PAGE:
Auditors looking for missing WPSO funds

Published 8:36 am Friday, November 2, 2012

By Heath Allen

WDSU Northshore Reporter

Washington Parish Sheriff Randy Seal has been in office only about four months, and he said now he and his staff are trying to climb out of a $2.6 million hole.

Basically, the office was bankrupt.

Seal wasted no time after he took office bringing in a team of auditors and accountants to find out where the department’s money is now and how it was spent when outgoing Sheriff Robert Crowe held office.

“I’ve seen bad accounting. I’ve seen worse accounting, and now I’ve seen the Washington Parish Sheriff’s Office accounting,” said local CPA Michael Burris. “This might be the worst experience of my career.”

Some things grabbed the auditors’ attention right off the bat, like so called “mail box deputies.”

“Mail box deputies is where you go every month and get your check out of the mail box, and you do nothing,” Seal said. “We have found some of that.”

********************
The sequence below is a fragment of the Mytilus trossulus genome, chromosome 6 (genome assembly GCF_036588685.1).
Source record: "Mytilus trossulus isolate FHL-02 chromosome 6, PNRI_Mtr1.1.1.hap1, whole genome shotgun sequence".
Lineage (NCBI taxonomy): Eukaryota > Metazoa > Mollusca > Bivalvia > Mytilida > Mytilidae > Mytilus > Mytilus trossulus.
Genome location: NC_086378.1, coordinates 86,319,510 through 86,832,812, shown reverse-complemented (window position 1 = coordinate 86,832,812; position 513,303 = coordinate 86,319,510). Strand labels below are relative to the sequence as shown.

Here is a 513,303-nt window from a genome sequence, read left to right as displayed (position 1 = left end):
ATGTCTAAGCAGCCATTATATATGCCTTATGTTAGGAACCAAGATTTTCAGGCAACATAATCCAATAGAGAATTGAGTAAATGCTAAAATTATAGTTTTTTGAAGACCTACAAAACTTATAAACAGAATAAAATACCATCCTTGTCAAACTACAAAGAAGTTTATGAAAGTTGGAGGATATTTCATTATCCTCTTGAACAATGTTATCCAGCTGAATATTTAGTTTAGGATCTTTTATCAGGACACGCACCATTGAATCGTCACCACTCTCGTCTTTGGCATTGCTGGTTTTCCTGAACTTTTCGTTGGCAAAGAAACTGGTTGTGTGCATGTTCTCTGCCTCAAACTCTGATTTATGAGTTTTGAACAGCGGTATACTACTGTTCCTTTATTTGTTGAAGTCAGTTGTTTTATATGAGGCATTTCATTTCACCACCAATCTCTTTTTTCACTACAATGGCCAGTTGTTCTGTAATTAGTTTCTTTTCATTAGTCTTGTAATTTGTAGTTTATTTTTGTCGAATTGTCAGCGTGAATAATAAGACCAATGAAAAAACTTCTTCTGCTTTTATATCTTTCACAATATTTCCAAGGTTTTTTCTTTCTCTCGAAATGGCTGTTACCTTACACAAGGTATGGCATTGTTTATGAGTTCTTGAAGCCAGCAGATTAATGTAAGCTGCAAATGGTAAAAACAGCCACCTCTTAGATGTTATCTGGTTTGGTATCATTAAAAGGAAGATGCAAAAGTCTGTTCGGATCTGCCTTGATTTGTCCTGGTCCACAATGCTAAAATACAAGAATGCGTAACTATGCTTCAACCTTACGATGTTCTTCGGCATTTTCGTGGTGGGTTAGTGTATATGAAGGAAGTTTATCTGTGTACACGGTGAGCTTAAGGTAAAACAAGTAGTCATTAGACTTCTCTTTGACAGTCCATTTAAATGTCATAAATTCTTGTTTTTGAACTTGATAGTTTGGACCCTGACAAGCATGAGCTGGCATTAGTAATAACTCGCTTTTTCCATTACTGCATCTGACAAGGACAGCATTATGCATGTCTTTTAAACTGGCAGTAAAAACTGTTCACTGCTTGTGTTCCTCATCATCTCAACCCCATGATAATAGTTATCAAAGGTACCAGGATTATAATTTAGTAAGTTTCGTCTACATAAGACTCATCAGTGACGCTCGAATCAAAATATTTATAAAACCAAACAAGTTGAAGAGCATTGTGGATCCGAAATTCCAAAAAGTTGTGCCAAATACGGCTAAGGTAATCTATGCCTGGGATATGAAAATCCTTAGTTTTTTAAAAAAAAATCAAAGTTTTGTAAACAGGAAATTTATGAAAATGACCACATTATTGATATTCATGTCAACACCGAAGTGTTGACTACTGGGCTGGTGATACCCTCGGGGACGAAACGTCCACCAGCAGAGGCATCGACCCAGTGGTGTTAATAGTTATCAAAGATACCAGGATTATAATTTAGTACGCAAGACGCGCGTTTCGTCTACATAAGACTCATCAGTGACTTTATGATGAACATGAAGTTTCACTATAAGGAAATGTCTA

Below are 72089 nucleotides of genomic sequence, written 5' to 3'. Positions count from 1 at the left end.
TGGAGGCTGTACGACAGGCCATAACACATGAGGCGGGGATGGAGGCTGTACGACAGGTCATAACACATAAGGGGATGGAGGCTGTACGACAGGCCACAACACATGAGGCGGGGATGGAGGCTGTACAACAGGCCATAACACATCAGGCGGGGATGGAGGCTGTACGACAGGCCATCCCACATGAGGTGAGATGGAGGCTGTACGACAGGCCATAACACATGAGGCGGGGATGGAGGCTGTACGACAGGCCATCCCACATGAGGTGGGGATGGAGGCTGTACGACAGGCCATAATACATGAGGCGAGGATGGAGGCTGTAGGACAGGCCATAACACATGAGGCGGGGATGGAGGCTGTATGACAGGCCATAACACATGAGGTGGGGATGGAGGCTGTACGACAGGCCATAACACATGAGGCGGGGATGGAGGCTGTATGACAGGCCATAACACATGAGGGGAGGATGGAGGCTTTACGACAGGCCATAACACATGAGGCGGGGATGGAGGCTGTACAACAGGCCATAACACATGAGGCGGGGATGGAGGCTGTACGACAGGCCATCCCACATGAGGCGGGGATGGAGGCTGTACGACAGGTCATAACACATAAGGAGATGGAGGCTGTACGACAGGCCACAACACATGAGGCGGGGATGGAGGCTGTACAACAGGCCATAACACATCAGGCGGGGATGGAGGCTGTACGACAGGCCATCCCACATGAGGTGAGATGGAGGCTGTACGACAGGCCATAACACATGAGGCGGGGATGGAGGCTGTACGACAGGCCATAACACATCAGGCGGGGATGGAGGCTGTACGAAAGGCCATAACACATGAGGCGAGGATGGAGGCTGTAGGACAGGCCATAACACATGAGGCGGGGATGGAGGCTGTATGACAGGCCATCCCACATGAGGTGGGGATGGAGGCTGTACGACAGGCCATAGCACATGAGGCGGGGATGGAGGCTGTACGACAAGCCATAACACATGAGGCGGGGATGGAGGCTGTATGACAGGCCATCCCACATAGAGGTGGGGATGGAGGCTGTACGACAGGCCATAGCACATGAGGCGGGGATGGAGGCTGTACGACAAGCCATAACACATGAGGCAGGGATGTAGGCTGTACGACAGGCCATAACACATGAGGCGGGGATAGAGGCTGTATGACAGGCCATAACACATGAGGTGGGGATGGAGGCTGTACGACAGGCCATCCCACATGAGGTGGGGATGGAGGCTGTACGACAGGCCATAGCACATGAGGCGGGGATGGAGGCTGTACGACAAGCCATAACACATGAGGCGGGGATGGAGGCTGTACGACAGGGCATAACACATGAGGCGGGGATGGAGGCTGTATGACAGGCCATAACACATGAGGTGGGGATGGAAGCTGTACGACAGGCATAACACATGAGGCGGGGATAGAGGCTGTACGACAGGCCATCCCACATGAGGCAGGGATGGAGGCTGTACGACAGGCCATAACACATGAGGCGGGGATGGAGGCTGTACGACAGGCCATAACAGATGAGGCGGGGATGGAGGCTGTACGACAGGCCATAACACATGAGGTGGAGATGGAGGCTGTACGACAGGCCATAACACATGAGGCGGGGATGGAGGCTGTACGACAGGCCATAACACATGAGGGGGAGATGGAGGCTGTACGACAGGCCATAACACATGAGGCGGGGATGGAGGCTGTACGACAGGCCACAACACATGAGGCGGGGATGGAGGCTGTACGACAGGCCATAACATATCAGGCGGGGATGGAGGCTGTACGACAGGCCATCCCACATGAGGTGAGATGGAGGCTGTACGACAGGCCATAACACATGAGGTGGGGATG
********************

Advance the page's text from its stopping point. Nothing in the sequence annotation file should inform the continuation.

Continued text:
The sheriff said his office was forced to borrow a little over a million dollars coming in just to make payroll and operate the department.

There’s an outstanding million dollar FEMA loan, and there’s about a half million dollars of federal grant money still unaccounted for, money that pays the salaries of nine employees.

The justice department has frozen those accounts.

“All the grant money is frozen, therefore the sheriff is paying out of pocket for those nine people, their salaries and so forth. I’m hopeful we can get those funds unfrozen,” said Bill Parsons, the new grant manager.

Seal said his predecessor sold off as many 25 police units, the command center, a couple of boats and generators to try and balance the department budget.

He said he’s been relying on other agencies to help him replenish his patrol fleet, with these vehicles donated or sold to the WPSO by other law enforcement agencies across Louisiana.

Even the legislative auditor has been in to do its own audit, Seal said. And right now the sheriff isn’t ruling out possible criminal wrongdoing.

“We feel that, like the least (it) might be malfeasance, just not taking care of his business,” Seal said.

Crowe, reached by telephone Thursday afternoon, said his office did the best it could with what it had.

“As the money dwindled, we had to make cuts. We worked closely with our own auditors. I was told we did a very good job,” he said.

But the new sheriff and the auditors agree, it could take two years to get the Washington Parish Sheriff’s Offices financial house in order.

Calls to the former sheriff’s audit firm were not returned as of presstime.

WDSU Channel 6 is a news partner with The Daily News and Pontchartrain Newspapers.